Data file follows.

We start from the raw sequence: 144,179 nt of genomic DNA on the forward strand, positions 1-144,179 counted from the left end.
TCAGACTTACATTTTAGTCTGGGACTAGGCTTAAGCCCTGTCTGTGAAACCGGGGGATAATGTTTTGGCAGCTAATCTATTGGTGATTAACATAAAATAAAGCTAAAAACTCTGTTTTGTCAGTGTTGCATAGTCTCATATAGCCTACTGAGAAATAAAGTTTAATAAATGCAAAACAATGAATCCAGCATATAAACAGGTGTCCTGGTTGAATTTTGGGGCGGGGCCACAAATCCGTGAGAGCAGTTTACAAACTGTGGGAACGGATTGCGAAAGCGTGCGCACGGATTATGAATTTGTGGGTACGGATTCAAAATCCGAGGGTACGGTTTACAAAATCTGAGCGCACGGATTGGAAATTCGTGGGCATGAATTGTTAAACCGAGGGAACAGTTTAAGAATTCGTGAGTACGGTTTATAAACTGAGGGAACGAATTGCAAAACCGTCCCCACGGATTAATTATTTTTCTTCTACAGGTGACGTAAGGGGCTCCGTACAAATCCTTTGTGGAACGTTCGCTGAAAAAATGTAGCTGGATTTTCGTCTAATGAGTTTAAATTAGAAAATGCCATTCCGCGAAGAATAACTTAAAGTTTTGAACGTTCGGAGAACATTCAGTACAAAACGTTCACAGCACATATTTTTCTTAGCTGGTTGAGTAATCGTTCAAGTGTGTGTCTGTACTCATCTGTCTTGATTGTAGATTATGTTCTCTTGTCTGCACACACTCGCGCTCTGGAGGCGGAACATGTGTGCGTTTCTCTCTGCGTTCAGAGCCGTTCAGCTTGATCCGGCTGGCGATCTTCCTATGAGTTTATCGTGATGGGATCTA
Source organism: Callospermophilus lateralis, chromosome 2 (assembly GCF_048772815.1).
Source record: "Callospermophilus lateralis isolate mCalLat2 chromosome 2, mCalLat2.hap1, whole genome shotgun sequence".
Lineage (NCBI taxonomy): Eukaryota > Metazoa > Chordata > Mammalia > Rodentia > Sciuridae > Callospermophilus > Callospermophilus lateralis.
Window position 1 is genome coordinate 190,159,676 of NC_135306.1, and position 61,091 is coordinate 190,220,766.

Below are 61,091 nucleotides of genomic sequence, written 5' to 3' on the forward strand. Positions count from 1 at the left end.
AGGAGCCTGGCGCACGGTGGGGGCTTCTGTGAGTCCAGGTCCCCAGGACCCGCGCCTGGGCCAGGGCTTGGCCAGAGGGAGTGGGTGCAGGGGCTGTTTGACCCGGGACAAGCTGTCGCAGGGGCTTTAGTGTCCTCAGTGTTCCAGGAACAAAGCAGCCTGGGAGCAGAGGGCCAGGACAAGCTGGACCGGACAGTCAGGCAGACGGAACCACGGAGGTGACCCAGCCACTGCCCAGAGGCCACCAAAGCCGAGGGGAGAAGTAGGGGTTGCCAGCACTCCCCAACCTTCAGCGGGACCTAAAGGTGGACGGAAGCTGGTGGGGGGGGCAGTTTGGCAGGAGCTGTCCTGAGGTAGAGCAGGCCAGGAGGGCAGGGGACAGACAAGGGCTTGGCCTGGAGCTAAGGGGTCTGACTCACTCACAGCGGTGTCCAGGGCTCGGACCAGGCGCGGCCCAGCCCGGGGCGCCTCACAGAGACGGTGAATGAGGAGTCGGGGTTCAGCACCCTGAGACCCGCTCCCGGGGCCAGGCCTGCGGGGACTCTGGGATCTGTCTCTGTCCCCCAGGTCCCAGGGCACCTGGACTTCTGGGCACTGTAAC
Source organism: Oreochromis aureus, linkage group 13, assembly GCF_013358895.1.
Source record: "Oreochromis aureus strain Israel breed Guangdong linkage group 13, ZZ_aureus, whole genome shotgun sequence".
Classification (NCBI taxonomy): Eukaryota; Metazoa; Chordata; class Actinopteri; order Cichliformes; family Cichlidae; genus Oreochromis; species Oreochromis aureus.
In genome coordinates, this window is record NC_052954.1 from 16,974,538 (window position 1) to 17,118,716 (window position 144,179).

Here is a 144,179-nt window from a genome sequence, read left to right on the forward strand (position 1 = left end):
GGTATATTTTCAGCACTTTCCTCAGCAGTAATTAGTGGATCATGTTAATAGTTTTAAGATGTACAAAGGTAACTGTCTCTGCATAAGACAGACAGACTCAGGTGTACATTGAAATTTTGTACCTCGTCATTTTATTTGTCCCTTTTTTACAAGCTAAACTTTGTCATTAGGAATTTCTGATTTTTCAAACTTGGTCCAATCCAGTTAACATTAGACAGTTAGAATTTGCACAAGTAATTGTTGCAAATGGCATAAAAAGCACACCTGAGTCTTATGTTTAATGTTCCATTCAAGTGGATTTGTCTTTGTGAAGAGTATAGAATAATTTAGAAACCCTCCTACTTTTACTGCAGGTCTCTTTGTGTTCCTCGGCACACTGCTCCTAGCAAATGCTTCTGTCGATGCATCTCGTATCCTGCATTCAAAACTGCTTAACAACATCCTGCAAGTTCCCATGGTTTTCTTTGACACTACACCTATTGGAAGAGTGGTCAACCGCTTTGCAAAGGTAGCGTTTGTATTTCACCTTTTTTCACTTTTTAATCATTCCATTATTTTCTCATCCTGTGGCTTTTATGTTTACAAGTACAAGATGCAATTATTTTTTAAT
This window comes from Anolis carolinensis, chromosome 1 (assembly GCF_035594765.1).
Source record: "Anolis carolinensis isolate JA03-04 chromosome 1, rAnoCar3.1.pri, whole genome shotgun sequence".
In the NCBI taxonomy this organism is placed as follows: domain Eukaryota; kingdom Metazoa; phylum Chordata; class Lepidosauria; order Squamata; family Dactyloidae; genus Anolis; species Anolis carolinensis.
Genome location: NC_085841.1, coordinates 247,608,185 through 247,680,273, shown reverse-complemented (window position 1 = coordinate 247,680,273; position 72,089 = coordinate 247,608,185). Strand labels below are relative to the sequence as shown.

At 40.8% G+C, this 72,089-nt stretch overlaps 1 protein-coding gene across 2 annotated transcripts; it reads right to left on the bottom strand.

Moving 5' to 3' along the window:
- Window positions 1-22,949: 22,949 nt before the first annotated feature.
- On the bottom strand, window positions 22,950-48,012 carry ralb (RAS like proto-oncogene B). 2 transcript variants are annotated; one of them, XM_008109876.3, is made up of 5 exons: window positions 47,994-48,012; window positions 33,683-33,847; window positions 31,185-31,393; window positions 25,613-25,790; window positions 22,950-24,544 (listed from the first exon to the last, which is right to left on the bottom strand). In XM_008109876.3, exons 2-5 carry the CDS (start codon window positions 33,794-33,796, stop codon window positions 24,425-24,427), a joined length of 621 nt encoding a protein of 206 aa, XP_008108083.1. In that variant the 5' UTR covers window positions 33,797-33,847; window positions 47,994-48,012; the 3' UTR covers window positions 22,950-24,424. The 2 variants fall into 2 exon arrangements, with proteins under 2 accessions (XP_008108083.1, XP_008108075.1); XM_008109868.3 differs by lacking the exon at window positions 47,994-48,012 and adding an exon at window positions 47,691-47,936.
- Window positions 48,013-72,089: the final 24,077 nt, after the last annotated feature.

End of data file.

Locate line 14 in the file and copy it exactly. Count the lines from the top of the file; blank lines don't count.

GGTATATTTTCAGCACTTTCCTCAGCAGTAATTAGTGGATCATGTTAATAGTTTTAAGATGTACAAAGGTAACTGTCTCTGCATAAGACAGACAGACTCAGGTGTACATTGAAATTTTGTACCTCGTCATTTTATTTGTCCCTTTTTTACAAGCTAAACTTTGTCATTAGGAATTTCTGATTTTTCAAACTTGGTCCAATCCAGTTAACATTAGACAGTTAGAATTTGCACAAGTAATTGTTGCAAATGGCATAAAAAGCACACCTGAGTCTTATGTTTAATGTTCCATTCAAGTGGATTTGTCTTTGTGAAGAGTATAGAATAATTTAGAAACCCTCCTACTTTTACTGCAGGTCTCTTTGTGTTCCTCGGCACACTGCTCCTAGCAAATGCTTCTGTCGATGCATCTCGTATCCTGCATTCAAAACTGCTTAACAACATCCTGCAAGTTCCCATGGTTTTCTTTGACACTACACCTATTGGAAGAGTGGTCAACCGCTTTGCAAAGGTAGCGTTTGTATTTCACCTTTTTTCACTTTTTAATCATTCCATTATTTTCTCATCCTGTGGCTTTTATGTTTACAAGTACAAGATGCAATTATTTTTTAAT